From the moment I got my Netduino microprocessor board I was thinking, what are it's limitations, and how can I work around them? One of the most obvious limitations is the amount of Input/Output (I/O) ports. This image shows what the board is capable of.
I wanted to look a way around this limitation with quite some success. By adding multiple bitshift IC's it's possible to get virtually unlimited I/O-ports. The only limitation in this is the clock speed, but I haven't reached this limitation yet.
I've used two kinds of IC's, a serial-in/parallel-out, called 74HC595, and a parallel-in/serial-out, called 74HC165. They can be used in chains, so by adding more IC's, you won't need to use more I/O ports on the Netduino board. In my example below I got 32 I/O ports by only occupying 5 I/O's on the netduino.
The schematic is quite simple, I used buttons with pull-up resistor to represent of inputs and leds to represent outputs. The basic idea is that every added IC adds 8 Input or Output ports.
You can see it working at Youtube.
Then we get at the code part. Connecting stuff is one thing, making it work is another. The Netduino is filled with code compiled from C# and uses the .NET MicroFramework.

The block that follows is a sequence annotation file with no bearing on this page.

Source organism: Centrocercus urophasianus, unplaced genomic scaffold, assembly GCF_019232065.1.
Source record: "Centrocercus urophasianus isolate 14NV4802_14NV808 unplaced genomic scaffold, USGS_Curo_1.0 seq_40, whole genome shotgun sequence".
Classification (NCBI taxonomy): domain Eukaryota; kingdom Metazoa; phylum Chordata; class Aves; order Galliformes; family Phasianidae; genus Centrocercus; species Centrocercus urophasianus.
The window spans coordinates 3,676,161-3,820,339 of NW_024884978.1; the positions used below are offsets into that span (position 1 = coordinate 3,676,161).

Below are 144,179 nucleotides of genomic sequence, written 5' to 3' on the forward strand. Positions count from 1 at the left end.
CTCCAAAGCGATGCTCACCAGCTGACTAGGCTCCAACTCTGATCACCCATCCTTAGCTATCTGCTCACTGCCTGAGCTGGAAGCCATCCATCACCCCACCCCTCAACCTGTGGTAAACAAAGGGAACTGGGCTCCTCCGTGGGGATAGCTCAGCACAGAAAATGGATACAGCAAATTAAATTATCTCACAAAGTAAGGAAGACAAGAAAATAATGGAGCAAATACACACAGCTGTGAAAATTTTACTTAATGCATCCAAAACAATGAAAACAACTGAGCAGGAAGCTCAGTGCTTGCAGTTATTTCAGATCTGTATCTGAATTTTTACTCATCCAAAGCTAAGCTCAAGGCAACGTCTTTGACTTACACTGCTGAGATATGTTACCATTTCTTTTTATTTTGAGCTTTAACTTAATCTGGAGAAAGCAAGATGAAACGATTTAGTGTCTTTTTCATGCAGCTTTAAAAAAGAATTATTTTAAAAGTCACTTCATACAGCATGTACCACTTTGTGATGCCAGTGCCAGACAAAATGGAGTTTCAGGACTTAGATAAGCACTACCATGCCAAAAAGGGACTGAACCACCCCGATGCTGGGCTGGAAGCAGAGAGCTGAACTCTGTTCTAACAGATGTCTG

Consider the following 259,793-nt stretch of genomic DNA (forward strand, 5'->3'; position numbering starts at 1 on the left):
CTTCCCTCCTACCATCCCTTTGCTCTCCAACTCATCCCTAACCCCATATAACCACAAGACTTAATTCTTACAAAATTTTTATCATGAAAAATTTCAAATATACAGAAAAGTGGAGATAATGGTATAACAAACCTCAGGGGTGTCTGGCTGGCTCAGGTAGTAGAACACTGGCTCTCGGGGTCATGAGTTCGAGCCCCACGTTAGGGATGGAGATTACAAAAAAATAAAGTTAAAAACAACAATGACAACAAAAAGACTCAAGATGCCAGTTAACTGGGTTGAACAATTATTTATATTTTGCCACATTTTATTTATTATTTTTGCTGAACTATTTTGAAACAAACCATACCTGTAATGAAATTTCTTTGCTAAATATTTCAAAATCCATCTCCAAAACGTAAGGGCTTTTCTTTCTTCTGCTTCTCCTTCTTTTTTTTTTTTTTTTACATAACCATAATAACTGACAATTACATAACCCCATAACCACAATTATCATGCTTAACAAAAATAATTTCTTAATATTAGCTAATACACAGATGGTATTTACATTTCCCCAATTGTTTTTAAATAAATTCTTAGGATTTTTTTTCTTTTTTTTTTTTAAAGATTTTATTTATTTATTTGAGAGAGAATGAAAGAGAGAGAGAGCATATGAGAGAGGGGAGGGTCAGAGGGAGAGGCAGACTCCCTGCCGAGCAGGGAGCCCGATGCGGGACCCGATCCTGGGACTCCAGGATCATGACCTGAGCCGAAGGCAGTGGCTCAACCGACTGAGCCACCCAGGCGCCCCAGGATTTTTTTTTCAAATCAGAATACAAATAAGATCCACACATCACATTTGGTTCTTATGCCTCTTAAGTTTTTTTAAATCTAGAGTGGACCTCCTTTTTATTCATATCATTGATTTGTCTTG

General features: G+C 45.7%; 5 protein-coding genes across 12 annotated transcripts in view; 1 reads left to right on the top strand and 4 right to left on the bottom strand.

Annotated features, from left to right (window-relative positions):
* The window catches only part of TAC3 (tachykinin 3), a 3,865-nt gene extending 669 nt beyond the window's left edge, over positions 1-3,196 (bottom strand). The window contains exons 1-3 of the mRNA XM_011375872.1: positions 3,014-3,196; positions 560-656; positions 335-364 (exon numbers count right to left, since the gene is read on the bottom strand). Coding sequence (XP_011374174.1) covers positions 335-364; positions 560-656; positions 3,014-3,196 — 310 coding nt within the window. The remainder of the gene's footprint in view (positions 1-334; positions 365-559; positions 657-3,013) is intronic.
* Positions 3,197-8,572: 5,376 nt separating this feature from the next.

This framework has a couple of built-in classes, for example, OutputPort, InputPort and InterruptPort. I made copies of those built-in classes to work with the bitshift IC's, so usage would be a simple as the rest of the framework.
The only difference is that we need to define the IC setup first. So we got two input IC's and two output IC's. We define the connected chains first:
Ic74HC165Chain ChainIn = new Ic74HC165Chain(SPI_Devices.SPI1, Pins.GPIO_PIN_D10, 2); Ic74HC595Chain ChainOut = new Ic74HC595Chain(SPI_Devices.SPI1, Pins.GPIO_PIN_D9, 2);Both IC chains are connected to the Netduino's SPI bus (Pins 11 to 13) and use a different Chip Select-pin, in this example pins 9 and 10. Both chains contain 2 IC's.
When the chains are defined, we have to make interfaces for the IC's. This is done by this:
Ic74HC165 IcIn1 = new Ic74HC165(ChainIn, 0); Ic74HC165 IcIn2 = new Ic74HC165(ChainIn, 1); Ic74HC595 IcOut1 = new Ic74HC595(ChainOut, 0); Ic74HC595 IcOut2 = new Ic74HC595(ChainOut, 1);The enumeration starts at 0 as you can see. 0 is the first IC in the chain, 1 the second, 2 the third, etcetera.
Now we can define our Input/Output/InterruptPort classes. They have the same parameters as the regular classes except for the first one, which defines the IC it's connected to:
InterruptPortShift Button0 = new InterruptPortShift(IcIn1, Ic74HC165.Pins.GPI_PIN_D0, false, Port.ResistorMode.Disabled, Port.InterruptMode.InterruptEdgeBoth); OutputPortShift Led0 = new OutputPortShift(IcOut1, Ic74HC595.Pins.GPO_PIN_D0, false);Here we defined an InterruptPort and OutputPort using bitshift registers. From this part, the code which follows is exactly the same as it would be using the onboard I/O ports.
I wouldn't have done this without the help of two very nice guys in the Netduino Community: Mario Vernari and CW2. Thanks again
The schematics are made with the free tool Fritzing. Should also be mentioned since the tool is a great help!
Download source at http://netmftoolbox.codeplex.com/
Edited by Stefan, 13 September 2011 - 04:37 PM.
Updated download link